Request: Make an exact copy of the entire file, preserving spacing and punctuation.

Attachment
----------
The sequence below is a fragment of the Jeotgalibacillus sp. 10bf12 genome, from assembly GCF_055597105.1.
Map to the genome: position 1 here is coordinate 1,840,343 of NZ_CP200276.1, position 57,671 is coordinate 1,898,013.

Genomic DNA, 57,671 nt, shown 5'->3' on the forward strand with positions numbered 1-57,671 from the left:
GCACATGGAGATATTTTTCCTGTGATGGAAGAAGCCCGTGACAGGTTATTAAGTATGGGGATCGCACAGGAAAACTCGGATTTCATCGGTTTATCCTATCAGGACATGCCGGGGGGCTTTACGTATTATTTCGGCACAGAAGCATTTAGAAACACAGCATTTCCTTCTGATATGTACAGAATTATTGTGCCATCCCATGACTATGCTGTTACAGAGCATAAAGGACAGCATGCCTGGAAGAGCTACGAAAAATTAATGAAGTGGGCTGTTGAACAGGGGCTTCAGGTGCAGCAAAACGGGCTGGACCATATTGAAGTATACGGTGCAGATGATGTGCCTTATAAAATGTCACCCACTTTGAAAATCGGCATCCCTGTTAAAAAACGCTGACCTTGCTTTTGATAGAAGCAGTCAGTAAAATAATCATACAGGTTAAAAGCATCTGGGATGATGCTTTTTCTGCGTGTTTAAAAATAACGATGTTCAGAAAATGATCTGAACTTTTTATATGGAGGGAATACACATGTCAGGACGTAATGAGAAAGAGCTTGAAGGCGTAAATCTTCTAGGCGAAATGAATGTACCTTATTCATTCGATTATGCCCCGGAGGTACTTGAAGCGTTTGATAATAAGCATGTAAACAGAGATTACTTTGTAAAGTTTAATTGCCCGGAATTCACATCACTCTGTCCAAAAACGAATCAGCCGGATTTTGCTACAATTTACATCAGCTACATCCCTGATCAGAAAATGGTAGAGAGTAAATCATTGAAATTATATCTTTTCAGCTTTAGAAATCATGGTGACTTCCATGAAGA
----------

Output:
The sequence below is a fragment of the Jeotgalibacillus sp. 10bf12 genome, from assembly GCF_055597105.1.
Map to the genome: position 1 here is coordinate 1,840,343 of NZ_CP200276.1, position 57,671 is coordinate 1,898,013.

Genomic DNA, 57,671 nt, shown 5'->3' on the forward strand with positions numbered 1-57,671 from the left:
GCACATGGAGATATTTTTCCTGTGATGGAAGAAGCCCGTGACAGGTTATTAAGTATGGGGATCGCACAGGAAAACTCGGATTTCATCGGTTTATCCTATCAGGACATGCCGGGGGGCTTTACGTATTATTTCGGCACAGAAGCATTTAGAAACACAGCATTTCCTTCTGATATGTACAGAATTATTGTGCCATCCCATGACTATGCTGTTACAGAGCATAAAGGACAGCATGCCTGGAAGAGCTACGAAAAATTAATGAAGTGGGCTGTTGAACAGGGGCTTCAGGTGCAGCAAAACGGGCTGGACCATATTGAAGTATACGGTGCAGATGATGTGCCTTATAAAATGTCACCCACTTTGAAAATCGGCATCCCTGTTAAAAAACGCTGACCTTGCTTTTGATAGAAGCAGTCAGTAAAATAATCATACAGGTTAAAAGCATCTGGGATGATGCTTTTTCTGCGTGTTTAAAAATAACGATGTTCAGAAAATGATCTGAACTTTTTATATGGAGGGAATACACATGTCAGGACGTAATGAGAAAGAGCTTGAAGGCGTAAATCTTCTAGGCGAAATGAATGTACCTTATTCATTCGATTATGCCCCGGAGGTACTTGAAGCGTTTGATAATAAGCATGTAAACAGAGATTACTTTGTAAAGTTTAATTGCCCGGAATTCACATCACTCTGTCCAAAAACGAATCAGCCGGATTTTGCTACAATTTACATCAGCTACATCCCTGATCAGAAAATGGTAGAGAGTAAATCATTGAAATTATATCTTTTCAGCTTTAGAAATCATGGTGACTTCCATGAAGA